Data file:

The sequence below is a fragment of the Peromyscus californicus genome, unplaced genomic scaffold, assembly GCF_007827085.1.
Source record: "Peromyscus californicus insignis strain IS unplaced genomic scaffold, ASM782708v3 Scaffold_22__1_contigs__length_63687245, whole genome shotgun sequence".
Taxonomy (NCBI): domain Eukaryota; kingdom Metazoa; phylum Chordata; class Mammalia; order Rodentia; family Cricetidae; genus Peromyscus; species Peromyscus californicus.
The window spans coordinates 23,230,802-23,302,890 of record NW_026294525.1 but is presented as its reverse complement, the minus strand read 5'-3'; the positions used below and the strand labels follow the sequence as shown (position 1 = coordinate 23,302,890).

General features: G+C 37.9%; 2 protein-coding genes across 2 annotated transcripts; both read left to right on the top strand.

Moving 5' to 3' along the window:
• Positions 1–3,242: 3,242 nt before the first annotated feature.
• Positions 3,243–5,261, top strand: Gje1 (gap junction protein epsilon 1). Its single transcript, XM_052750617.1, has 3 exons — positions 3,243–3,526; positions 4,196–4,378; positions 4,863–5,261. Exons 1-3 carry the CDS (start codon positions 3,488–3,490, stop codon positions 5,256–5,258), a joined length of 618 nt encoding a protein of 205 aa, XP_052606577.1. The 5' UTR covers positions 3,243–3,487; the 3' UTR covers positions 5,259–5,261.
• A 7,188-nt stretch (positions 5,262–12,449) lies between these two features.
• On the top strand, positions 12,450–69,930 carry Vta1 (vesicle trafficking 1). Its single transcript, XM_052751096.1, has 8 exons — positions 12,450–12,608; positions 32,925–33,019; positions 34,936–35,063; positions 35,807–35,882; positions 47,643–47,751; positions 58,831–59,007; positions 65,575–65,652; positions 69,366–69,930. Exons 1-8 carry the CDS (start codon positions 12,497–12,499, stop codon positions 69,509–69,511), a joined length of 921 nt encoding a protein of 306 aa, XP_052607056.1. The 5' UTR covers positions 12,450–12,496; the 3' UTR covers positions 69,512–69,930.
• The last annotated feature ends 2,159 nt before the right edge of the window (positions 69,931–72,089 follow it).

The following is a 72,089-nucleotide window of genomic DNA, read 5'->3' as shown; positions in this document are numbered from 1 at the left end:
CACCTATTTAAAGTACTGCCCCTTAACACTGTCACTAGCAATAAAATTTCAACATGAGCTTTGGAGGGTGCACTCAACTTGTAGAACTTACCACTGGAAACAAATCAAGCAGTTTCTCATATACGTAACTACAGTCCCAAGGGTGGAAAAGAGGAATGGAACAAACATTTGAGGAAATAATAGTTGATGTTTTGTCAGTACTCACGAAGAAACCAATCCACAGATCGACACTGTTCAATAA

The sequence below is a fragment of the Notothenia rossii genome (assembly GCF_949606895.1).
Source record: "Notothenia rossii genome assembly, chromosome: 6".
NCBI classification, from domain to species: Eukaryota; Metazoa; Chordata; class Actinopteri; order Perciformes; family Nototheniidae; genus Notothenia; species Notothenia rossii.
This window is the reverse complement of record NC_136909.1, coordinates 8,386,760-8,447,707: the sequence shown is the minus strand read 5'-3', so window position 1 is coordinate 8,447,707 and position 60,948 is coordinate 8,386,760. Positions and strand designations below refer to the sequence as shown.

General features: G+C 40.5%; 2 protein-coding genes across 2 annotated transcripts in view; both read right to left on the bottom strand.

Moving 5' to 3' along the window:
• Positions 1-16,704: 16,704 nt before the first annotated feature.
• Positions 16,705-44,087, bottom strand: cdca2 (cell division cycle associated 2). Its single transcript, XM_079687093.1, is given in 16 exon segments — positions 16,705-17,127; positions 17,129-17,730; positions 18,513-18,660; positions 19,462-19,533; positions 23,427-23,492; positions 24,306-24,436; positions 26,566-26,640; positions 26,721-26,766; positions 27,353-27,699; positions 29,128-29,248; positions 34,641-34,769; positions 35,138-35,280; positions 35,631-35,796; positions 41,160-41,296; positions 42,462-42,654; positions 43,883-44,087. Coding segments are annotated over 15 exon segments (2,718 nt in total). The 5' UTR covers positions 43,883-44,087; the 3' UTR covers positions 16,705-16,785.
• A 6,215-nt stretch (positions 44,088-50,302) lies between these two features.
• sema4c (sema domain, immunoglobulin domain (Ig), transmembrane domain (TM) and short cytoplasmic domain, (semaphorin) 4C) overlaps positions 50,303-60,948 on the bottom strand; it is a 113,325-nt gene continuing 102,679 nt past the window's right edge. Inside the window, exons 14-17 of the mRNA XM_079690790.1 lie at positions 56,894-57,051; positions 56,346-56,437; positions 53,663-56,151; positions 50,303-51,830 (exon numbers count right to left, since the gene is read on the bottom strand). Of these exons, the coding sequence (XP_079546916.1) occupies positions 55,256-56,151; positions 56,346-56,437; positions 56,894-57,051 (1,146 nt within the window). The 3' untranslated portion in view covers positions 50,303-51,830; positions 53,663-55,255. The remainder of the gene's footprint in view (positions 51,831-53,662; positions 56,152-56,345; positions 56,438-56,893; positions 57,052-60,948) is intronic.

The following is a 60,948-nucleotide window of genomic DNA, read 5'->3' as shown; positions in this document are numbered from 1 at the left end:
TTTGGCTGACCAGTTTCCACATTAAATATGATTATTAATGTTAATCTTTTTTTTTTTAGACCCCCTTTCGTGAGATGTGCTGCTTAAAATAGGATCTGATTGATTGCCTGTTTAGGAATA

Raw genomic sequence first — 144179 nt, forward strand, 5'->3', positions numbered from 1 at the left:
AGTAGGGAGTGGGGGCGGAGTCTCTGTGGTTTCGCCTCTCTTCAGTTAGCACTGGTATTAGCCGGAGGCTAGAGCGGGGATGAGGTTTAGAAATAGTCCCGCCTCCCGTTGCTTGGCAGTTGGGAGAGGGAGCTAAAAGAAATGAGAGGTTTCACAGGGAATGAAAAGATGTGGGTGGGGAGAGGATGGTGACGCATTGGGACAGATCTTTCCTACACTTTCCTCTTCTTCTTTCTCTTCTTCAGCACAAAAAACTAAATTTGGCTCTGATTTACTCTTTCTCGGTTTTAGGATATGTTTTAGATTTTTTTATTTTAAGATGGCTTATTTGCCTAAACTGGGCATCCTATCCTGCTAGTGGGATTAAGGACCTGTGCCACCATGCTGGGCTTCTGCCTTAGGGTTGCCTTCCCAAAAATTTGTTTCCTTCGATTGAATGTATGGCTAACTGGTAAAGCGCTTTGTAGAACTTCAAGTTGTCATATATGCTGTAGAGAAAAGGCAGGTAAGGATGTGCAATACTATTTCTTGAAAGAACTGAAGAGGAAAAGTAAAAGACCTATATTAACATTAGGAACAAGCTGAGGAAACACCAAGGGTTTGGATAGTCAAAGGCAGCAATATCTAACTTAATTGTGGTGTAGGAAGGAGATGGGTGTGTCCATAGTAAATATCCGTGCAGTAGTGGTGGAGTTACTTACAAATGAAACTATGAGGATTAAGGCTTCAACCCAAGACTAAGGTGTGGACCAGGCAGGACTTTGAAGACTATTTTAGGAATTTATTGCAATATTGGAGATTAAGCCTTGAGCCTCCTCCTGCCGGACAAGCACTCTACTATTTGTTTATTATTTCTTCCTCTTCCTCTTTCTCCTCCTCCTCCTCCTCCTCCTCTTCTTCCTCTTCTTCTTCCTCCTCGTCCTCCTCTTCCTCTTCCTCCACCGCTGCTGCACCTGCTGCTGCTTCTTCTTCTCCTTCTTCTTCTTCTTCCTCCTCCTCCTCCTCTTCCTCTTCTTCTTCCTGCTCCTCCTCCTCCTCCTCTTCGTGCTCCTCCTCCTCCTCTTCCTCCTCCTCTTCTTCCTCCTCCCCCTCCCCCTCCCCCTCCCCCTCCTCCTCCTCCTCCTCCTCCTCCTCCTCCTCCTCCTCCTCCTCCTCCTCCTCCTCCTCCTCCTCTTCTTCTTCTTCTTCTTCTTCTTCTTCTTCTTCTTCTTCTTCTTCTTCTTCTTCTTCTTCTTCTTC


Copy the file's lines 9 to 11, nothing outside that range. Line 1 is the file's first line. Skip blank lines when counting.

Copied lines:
• A 7,188-nt stretch (positions 5,262–12,449) lies between these two features.
• On the top strand, positions 12,450–69,930 carry Vta1 (vesicle trafficking 1). Its single transcript, XM_052751096.1, has 8 exons — positions 12,450–12,608; positions 32,925–33,019; positions 34,936–35,063; positions 35,807–35,882; positions 47,643–47,751; positions 58,831–59,007; positions 65,575–65,652; positions 69,366–69,930. Exons 1-8 carry the CDS (start codon positions 12,497–12,499, stop codon positions 69,509–69,511), a joined length of 921 nt encoding a protein of 306 aa, XP_052607056.1. The 5' UTR covers positions 12,450–12,496; the 3' UTR covers positions 69,512–69,930.
• The last annotated feature ends 2,159 nt before the right edge of the window (positions 69,931–72,089 follow it).